3) Chain Heal is channeled, and working a lot like Penance. First pulse is instant then a jump occurs every sec afterwards for 2 secs. Glyph can give one extra jump for same mana, but it then isnt such a top choice for every raid boss, but good to save mana for times spamming Chain Heal. Chain Heal becomes a lot more flexible, for example healing one player instantly or healing two players in 1 second.

4) Decrease the reduction in healing after each jump of Chain Heal say 10-20%, and first heal about PoH or slightly less, danger here is that the first two pulses are going to be very strong for 1 second spent channeling.

5) Healing Stream Totem has a low chance to proc Earthliving on raid members, say 10% or even the standard 20% depending on balance.

6) Riptide get's an additional function in addition to increasing the first heal by 25%; each time Chain Heal jumps to a target with Riptide, the jump time is decreased by 50%, 0.5 second instead of 1 second, this represents the strong current of Riptide pulling on the Chain Heal.

7) Chain Heal can now hit the same target more than once, it can also jump to and from an ancestor who happens to be wandering around and part of the heal stored and added to the heal the ancestor currently has to put to use.

So putting all this together leads to a much more flexible kind of Shaman healing. Shaman healing a single target can proc ancestors to help heal that target with both Chain Heal for Tidal Wave procs to haste subsequent LHW/HW for the continued ancestor procs . Healing a group of melee with chain heal, by keeping riptide on each of them for some fast chain heals, and Earthliving procs from either HST or other heals helps to do that. Chain Heal can then works on 2 targets, hitting first, jumping to second, and then if the first target is still lowest the 2nd jump hits them for another heal.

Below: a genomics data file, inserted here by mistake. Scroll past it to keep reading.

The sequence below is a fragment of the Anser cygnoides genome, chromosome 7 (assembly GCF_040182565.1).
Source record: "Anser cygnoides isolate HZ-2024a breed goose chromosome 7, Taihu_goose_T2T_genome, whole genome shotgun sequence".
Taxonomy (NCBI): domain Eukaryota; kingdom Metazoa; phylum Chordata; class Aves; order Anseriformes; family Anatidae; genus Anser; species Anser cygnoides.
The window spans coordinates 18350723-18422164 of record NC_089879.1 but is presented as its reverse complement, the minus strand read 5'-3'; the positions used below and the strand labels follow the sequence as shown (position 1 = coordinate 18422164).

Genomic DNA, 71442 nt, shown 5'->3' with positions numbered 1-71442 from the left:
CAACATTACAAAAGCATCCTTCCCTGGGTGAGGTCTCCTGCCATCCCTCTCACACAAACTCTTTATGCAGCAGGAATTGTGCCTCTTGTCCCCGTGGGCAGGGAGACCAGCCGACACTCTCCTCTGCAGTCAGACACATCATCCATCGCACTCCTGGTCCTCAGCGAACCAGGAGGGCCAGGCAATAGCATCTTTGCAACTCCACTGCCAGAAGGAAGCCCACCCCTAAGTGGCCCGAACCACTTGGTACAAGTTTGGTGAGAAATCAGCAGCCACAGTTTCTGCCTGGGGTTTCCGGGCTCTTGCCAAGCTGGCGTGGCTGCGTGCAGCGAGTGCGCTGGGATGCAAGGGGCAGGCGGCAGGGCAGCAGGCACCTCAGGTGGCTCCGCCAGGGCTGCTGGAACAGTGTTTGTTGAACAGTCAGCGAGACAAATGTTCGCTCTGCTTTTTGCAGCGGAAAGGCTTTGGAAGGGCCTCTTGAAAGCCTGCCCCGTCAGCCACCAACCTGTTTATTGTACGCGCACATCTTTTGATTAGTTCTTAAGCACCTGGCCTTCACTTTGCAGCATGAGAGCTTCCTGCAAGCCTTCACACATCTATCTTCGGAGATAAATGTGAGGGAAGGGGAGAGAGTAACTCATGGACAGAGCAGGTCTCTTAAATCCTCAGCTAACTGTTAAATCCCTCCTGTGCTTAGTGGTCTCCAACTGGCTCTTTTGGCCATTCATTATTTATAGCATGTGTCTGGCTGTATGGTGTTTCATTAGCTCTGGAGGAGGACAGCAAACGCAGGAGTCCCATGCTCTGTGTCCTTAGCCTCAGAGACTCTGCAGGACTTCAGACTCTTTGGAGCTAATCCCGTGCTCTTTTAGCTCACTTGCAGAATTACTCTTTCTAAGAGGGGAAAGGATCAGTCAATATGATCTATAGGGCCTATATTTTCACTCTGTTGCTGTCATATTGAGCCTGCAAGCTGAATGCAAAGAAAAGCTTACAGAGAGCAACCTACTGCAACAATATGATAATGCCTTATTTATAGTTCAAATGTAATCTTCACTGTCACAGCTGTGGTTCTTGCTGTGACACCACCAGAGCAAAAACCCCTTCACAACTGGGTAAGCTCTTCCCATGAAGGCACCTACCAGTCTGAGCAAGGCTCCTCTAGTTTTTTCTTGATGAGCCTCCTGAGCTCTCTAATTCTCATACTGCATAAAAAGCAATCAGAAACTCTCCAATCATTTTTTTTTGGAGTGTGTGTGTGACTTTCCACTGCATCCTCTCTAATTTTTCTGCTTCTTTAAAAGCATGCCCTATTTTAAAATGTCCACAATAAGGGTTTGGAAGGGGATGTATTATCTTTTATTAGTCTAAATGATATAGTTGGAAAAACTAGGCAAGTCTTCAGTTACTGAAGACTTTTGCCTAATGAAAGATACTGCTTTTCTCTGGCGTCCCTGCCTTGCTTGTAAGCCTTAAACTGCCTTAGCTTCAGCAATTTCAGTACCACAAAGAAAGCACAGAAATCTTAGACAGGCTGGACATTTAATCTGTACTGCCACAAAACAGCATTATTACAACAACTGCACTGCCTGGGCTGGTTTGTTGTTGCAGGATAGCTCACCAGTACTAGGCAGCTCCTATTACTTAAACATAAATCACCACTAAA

Anyways, because Shaman healing is nothing like this at present, and it was my main for one expansion, it's getting shelved as well as quitting WoW for the time being. More on Blizzard's design brief for the Shaman class soon.

Wednesday, June 10, 2009

Persistence Leading to Dynamic Worlds

Raph Koster has two articles on the origin and meaning of persistence in MMOs, and are both a very good read. Below, my contribution to the discussion quoted for posterity:

"Still confused about this use of the word persistence; coming here with the dictionary meaning and trying to understand a seeming contradictory concept. But will give it my best shot with an example: building a house in a mmo world, that’s persistent in the sense that it should stay there with it’s content intact (like the use of persistence mentioned in the article regarding saving data like stats, items etc), determined by the rules set by the developer that nobody could break and enter. But that’s not realistic, especially in a pvp game, to not be able to ransack a house or even to have ‘bandit’ mobs programmed to loot a house that is unattended and in the wilderness. On the one hand the developer is creating a more dynamic situation, but with the other imposing some strictures on players i.e. who would be foolish enough to build a house in the middle of nowhere, away from civilisation, so you see it is wrong to say that developers programming more dynamic play lose control over the activities of players, they do it in more considered ways. Going back to persistent again, the so called legacy of a player who chooses to build a house in the wilderness in a war-torn land is a set of ruins and passing players saying noob under their breath."

In a nutshell, persistence is needed for dynamic worlds, where players have an impact on the playing environment, over what has been previously set by the developer. That's where potential confusion arises over that term, especially by people with no game development knowledge like me, and thinking to myself whenever I hear it publicised, persistence, but isnt that a bad thing if the game world is static, unchanging. It's a piece of jargon, but one to pay attention to what any particular developer means by it, especially cause it's going to have a huge impact in how it's implemented in the worlds of the future MMOs.